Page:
Astronomer finds evidence of exosolar planets
Jan. 15, 2009
by Susan Gawlowicz
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Life on a planet ruled by two suns might be a little complicated. Two sunrises, two sunsets. Twice the radiation field.
In a paper published in Astronomy and Astrophysics, astronomer Joel Kastner and his team suggest that planets might easily form around certain types of twin, or binary, star systems. A disk of molecules discovered orbiting a pair of twin young suns in the constellation Sagittarius strongly suggests that many such binary systems also host planets.
“We think the molecular gas orbiting these two stars almost literally represents ‘smoking gun’ evidence of recent or possibly ongoing ‘giant’ planet formation around the binary star system,” says Kastner, professor at the Chester F. Carlson Center for Imaging Science.
Kastner used the 30-meter radiotelescope operated by the Institut de Radio Astronomie Millimetrique to study radio molecular spectra emitted from the vicinity of the two stars, which lie about 210 light-years away from our solar system. The scientists found in large abundance raw materials for planet formation around the nearby stars, including circumstellar carbon monoxide and hydrogen cyanide, in the noxious gas cloud.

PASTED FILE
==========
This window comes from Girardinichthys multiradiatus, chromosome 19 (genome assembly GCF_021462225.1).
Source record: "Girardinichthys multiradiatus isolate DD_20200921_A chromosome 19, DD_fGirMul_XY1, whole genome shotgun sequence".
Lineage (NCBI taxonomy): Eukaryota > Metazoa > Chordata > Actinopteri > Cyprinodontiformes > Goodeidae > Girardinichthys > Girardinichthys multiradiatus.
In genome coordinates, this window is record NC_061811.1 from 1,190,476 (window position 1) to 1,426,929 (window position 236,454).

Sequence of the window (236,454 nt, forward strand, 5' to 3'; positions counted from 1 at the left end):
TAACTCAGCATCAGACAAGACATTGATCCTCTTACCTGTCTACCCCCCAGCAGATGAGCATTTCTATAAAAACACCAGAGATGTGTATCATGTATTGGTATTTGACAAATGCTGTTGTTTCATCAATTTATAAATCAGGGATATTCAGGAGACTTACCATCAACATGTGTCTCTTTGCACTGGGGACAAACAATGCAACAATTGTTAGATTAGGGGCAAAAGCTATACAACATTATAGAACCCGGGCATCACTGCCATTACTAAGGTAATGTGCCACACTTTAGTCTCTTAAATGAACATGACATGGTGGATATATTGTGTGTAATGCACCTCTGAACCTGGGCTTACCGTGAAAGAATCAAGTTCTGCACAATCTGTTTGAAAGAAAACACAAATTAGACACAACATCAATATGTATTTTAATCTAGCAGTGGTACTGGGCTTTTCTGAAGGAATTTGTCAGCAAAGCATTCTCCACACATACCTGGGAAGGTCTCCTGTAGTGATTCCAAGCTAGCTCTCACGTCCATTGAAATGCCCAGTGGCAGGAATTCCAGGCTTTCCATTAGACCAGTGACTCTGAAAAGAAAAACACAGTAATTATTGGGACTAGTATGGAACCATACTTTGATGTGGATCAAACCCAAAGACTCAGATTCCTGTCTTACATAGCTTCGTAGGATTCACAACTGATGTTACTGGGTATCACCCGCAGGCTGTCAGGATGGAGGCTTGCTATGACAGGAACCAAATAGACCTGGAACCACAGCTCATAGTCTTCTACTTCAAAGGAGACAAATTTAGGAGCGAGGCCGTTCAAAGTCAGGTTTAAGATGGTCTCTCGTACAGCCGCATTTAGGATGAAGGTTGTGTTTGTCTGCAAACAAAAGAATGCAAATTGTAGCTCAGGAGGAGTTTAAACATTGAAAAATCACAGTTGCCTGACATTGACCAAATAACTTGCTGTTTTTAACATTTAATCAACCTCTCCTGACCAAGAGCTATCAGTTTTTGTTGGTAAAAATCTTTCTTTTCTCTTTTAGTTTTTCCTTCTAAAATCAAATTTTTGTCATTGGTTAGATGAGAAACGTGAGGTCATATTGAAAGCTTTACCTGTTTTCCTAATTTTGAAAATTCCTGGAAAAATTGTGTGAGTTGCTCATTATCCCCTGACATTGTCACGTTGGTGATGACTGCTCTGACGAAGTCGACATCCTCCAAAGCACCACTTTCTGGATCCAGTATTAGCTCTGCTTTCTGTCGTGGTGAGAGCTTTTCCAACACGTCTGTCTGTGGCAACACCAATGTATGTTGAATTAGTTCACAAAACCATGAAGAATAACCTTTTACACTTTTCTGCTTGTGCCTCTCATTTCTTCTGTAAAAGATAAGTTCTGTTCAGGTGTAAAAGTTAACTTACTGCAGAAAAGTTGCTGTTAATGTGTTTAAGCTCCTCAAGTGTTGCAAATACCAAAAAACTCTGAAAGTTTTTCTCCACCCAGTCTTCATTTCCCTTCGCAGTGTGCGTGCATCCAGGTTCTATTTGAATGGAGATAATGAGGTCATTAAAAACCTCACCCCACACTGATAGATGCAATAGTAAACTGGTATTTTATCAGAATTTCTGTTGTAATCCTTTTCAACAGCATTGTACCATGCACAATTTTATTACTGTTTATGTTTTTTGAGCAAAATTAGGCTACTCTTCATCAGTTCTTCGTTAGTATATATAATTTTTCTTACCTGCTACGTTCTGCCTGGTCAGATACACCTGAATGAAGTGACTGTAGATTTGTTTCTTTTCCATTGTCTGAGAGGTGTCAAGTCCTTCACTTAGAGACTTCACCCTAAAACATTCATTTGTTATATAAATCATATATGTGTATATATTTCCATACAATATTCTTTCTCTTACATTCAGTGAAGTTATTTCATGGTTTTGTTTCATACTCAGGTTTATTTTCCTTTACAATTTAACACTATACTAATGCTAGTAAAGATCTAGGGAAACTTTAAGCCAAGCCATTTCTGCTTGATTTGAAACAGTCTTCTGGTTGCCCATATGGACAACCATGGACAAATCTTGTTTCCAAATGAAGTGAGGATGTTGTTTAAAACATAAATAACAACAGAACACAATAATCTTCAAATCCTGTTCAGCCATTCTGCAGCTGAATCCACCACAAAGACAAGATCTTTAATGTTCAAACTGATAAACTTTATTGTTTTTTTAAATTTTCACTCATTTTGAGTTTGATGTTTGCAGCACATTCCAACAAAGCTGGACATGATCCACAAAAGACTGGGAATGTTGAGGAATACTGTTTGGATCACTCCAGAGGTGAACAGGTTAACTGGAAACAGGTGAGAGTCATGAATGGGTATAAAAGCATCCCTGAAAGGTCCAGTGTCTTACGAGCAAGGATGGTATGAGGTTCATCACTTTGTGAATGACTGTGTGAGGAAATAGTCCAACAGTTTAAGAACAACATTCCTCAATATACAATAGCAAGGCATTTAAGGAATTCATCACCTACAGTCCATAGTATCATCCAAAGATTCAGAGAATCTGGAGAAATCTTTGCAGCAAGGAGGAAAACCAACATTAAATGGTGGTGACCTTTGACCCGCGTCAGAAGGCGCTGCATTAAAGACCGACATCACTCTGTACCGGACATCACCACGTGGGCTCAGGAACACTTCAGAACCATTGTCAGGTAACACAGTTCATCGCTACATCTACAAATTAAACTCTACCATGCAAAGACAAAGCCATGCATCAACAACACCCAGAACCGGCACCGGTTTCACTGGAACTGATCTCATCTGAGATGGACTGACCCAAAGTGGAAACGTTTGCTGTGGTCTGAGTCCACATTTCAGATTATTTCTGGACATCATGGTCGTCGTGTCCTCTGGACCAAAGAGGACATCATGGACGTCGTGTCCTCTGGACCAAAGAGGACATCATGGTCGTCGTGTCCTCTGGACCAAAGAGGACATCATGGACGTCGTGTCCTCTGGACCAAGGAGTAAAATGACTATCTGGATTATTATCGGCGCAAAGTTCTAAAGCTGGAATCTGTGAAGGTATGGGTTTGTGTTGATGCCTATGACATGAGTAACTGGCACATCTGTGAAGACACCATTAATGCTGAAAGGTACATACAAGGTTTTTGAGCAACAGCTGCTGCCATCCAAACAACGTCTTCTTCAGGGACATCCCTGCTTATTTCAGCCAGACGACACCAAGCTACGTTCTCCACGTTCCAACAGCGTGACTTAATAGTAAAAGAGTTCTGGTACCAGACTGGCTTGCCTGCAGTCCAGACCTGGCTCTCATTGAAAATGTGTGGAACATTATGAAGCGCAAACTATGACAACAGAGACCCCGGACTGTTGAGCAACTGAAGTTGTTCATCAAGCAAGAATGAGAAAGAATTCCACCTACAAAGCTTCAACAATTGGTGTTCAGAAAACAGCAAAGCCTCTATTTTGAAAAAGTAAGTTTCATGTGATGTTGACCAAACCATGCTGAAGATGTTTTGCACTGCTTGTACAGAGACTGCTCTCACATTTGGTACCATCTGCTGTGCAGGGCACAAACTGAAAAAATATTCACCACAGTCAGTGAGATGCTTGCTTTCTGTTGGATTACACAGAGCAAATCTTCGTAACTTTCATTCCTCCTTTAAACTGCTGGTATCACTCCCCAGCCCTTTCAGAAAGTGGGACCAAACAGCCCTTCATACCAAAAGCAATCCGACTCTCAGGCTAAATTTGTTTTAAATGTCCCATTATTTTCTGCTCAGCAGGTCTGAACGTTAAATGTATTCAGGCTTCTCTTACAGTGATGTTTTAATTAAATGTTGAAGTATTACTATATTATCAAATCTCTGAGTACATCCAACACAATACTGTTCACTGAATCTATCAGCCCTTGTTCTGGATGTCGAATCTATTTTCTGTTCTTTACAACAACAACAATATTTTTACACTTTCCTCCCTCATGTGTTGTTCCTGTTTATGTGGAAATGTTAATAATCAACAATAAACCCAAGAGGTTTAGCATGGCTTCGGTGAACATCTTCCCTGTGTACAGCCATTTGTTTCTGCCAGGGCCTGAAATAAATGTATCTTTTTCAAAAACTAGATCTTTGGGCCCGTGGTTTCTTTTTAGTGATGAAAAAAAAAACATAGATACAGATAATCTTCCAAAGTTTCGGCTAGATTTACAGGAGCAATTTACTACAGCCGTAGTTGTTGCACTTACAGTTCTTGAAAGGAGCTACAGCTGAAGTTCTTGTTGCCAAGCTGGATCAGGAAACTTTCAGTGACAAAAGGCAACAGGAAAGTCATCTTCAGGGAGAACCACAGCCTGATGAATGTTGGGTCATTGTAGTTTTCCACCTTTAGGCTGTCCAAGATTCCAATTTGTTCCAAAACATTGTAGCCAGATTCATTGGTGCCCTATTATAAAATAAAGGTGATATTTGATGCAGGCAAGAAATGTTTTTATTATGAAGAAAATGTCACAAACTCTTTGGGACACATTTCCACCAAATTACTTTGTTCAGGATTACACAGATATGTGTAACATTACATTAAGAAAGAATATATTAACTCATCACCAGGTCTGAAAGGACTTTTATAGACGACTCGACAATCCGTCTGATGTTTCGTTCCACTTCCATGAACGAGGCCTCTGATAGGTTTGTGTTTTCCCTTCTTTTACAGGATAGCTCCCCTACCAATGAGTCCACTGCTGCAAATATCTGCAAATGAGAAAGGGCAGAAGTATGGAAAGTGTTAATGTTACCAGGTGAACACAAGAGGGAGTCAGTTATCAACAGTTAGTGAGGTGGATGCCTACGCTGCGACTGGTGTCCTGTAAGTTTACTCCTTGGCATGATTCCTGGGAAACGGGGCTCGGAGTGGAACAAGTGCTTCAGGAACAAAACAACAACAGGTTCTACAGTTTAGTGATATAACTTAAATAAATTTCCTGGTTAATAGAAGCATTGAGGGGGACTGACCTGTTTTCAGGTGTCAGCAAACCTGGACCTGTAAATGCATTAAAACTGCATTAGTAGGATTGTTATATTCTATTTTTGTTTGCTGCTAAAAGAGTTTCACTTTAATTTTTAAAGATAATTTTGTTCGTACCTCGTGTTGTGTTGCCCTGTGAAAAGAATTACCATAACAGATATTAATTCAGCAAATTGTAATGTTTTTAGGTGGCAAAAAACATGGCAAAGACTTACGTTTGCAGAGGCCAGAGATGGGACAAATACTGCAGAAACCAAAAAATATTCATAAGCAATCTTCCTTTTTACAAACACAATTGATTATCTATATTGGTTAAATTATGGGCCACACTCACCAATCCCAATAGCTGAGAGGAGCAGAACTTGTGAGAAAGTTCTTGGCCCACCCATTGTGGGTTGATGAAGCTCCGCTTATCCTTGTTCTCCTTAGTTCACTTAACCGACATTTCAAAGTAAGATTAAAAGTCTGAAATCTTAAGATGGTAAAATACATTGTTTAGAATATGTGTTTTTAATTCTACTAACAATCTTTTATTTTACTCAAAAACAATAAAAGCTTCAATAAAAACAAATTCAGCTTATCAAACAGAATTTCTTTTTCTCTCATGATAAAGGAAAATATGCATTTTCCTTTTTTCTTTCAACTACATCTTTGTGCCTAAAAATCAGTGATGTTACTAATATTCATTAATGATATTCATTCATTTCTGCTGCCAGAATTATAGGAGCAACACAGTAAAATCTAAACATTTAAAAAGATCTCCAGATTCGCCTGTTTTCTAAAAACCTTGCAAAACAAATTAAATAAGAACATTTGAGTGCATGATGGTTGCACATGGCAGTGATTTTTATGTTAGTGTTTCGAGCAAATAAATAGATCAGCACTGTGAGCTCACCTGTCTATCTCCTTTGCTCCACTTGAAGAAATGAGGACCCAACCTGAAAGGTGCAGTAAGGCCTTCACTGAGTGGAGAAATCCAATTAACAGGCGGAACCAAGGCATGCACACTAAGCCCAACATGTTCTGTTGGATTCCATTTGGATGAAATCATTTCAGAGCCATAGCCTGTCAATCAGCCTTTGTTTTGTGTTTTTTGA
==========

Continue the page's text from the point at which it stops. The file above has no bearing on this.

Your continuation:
“In this case the stars are so close together, and the profile of the gas in terms of the types of molecules that are there is so much like the types of gaseous disks that we see around single stars, that it’s a real link between planets forming around single stars and planets forming around double stars,” he says.
Planets that have just formed around young stars might leave leftover gas, a potential clue for astronomers who hunt planets.
Recently, direct imaging of planets orbiting single stars irrefutably confirmed the existence of exosolar planets—those that orbit stars other than our sun. In the spring, Kastner hopes to use the Institut de Radio Astronomie Millimetrique to look for gas left over from the formation of the planets orbiting single stars.
Kastner hopes to compare the molecular profile in the gas remnants surrounding the single star with the gas composition surrounding the dual-star system.
Kastner encourages other scientists to look closely at the twin-star system to see if planets are forming around them.
“We really don’t have any idea right now about what kinds of planets form around double stars or even if planets can form around double stars,” Kastner says. “It’s theoretically possible, but I’m not aware of a single observation yet of a planet orbiting a double star. I hope someone will go looking soon, if they haven’t already.”